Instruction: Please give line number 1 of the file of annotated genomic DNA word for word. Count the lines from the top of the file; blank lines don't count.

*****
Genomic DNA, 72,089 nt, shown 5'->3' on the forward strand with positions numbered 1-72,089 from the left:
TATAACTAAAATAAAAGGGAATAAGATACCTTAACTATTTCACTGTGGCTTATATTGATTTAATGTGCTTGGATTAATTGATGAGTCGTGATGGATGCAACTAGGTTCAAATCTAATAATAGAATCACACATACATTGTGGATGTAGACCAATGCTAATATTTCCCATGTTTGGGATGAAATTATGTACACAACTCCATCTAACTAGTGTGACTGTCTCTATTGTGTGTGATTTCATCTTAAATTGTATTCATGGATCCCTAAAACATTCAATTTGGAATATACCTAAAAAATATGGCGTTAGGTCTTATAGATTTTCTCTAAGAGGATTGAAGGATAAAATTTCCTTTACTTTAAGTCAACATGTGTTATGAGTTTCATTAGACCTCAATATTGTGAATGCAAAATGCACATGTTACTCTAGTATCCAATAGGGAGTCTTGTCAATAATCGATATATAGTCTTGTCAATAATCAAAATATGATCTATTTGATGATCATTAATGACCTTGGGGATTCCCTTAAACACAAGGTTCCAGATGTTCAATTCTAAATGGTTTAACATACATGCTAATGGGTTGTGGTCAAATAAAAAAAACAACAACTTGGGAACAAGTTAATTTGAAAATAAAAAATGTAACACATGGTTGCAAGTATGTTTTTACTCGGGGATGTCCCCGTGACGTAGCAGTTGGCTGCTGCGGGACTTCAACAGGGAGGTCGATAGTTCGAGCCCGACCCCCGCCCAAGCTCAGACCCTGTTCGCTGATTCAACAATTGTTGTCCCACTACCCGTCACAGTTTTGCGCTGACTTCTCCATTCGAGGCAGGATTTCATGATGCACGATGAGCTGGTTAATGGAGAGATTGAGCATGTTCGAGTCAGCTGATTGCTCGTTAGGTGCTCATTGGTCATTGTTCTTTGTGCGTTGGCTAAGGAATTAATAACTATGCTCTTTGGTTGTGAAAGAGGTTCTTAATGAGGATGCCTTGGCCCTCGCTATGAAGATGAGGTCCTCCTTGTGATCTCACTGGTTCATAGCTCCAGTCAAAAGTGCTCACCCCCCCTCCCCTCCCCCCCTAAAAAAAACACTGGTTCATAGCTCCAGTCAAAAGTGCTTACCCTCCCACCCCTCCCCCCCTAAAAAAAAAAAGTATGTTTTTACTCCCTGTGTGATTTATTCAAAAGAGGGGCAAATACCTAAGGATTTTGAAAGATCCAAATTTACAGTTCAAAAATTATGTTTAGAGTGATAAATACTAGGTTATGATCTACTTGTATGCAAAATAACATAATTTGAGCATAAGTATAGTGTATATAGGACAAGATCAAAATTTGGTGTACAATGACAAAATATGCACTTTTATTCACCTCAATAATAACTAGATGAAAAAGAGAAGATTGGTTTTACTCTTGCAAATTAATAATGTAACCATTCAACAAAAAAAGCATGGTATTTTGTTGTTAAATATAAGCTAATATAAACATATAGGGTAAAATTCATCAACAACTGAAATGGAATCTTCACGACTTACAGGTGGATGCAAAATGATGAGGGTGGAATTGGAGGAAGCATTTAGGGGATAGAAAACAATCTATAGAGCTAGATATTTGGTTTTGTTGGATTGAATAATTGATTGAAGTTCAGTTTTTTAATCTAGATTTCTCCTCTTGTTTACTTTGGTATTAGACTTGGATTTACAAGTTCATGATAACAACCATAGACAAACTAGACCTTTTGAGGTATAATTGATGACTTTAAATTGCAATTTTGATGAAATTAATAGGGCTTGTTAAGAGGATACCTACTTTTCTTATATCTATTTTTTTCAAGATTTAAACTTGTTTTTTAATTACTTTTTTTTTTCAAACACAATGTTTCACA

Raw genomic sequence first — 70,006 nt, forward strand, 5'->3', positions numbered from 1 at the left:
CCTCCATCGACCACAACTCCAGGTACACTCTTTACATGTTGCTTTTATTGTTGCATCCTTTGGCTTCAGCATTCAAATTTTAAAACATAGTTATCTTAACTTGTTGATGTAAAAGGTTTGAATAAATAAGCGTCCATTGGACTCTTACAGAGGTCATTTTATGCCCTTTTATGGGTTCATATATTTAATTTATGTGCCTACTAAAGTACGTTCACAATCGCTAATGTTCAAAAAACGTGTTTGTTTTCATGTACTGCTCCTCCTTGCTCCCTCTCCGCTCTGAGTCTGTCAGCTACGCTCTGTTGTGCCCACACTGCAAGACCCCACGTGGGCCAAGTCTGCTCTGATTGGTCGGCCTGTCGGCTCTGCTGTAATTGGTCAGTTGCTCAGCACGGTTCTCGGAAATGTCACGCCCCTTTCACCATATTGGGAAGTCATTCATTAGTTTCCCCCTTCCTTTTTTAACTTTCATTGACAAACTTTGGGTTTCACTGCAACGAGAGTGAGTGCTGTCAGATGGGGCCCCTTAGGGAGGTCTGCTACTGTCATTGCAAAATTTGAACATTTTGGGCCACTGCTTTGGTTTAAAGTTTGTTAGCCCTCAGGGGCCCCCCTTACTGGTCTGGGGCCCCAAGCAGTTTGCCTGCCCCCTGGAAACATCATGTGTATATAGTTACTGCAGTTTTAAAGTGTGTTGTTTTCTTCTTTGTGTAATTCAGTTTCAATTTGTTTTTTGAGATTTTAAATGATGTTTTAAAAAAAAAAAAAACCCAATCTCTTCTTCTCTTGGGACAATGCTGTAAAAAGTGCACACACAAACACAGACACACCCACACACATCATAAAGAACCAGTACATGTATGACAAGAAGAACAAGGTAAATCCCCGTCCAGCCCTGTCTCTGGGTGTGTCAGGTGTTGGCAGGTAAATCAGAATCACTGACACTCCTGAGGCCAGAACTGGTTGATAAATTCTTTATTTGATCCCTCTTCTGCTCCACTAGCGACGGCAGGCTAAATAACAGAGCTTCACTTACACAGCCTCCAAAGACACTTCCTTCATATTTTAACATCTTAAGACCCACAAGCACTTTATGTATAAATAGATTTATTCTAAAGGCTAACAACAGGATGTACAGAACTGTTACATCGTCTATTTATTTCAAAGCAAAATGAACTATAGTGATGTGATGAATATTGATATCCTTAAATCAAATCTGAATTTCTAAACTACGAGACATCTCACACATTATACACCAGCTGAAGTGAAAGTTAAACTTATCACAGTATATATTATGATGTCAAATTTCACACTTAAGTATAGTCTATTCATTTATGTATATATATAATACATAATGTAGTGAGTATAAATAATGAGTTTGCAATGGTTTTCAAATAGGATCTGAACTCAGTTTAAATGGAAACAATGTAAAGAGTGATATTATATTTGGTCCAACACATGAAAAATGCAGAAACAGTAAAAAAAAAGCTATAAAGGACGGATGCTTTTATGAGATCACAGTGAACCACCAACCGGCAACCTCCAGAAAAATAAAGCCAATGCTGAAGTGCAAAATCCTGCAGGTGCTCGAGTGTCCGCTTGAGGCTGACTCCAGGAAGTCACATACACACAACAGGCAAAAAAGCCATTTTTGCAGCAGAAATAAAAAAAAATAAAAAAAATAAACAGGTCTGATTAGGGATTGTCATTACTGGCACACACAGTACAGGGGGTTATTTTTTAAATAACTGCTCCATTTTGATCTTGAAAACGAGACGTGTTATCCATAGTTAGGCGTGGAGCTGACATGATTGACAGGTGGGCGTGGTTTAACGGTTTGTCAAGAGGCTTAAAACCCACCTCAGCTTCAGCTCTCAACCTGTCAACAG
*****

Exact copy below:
Genomic DNA, 72,089 nt, shown 5'->3' on the forward strand with positions numbered 1-72,089 from the left: